Restlessly seek power after power ceasing only in death, or just try to be a little crueler every day? Wherein the gang flows along the surface of life’s path as they please; unleash Newman’s critique of political liberalism; ponder what it means for liberal education that Basil and Julian were fellow-students at the schools of Athens; decry the shortcomings and superficialities of great books educations; and ask whether Christians can be gentlemen in the end.
All this and much more!
Bibliography for pts 1 & 2:
- Susannah Black, “On Presley Progressivism“
- Patrick Deneen, “A Catholic Showdown Worth Watching,” The American Conservative (2014)
- Patrick Deneen, Why Liberalism Failed (Yale, 2016)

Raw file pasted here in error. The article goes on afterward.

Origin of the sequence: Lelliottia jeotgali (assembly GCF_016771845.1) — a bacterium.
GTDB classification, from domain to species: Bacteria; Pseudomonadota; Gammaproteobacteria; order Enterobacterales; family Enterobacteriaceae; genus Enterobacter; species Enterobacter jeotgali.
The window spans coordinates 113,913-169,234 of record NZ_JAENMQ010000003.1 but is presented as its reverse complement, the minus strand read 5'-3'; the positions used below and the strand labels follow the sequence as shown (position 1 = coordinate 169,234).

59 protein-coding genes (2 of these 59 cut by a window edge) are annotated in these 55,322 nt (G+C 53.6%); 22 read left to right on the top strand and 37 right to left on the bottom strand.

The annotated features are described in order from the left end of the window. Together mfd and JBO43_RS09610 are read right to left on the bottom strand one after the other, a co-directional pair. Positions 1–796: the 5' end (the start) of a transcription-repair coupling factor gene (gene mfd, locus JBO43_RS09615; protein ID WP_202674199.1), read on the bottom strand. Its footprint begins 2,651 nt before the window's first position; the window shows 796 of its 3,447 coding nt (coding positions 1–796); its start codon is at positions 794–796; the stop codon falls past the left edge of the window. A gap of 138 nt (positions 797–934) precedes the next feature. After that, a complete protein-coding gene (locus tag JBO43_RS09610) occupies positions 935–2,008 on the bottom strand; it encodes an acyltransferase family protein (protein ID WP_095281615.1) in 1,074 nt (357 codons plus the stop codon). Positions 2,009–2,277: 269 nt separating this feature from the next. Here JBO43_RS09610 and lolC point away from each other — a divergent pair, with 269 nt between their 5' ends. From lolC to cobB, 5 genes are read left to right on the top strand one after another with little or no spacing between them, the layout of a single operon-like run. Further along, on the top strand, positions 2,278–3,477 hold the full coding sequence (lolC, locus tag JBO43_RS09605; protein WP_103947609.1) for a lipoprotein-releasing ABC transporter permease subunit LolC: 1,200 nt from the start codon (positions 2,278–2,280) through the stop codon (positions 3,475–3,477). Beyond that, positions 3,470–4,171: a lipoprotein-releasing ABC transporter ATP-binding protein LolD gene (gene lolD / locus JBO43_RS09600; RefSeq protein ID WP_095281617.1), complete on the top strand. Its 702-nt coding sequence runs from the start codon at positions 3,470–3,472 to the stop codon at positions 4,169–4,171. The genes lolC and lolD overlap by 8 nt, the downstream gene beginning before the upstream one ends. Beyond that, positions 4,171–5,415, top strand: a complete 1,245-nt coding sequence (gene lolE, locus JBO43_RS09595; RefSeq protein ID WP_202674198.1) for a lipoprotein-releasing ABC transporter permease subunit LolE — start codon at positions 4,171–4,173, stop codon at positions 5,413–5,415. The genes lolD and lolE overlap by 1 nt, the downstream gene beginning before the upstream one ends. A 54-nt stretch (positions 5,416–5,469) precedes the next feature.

- Ryszard Legutko, The Demon in Democracy (Encounter, 2016)
- Thomas Hobbes, The Leviathan , (Hackett, 1994)
- The Complete Essays of Montaigne, ed. Donald Frame (Stanford, 1958)
- John Henry Newman, The Idea of a University , ed. Martin Svaglic (Notre Dame, 1984)
- John Henry Newman, Apologia Pro Vita Sua , ed. Ian Ker (Penguin, 1994)
- John Henry Newman, “Biglietto Speech” (1879)
- John Rawls, Political Liberalism , (Columbia, 2005)
- Richard Rorty, Contingency, Irony, and Solidarity (Cambridge, 1989)
- Gabriel Sanchez, “Illiberal Catholicism One Year On,” Front Porch Republic (2015)
- Judith Shklar, Ordinary Vices (Harvard, 1984)
- Felix de St. Vincent, “Four Catholic Political Postures,” The Josias (2017)
- Edmund Waldstein, “Contrasting Concepts of Freedom,” The Josias (2016)
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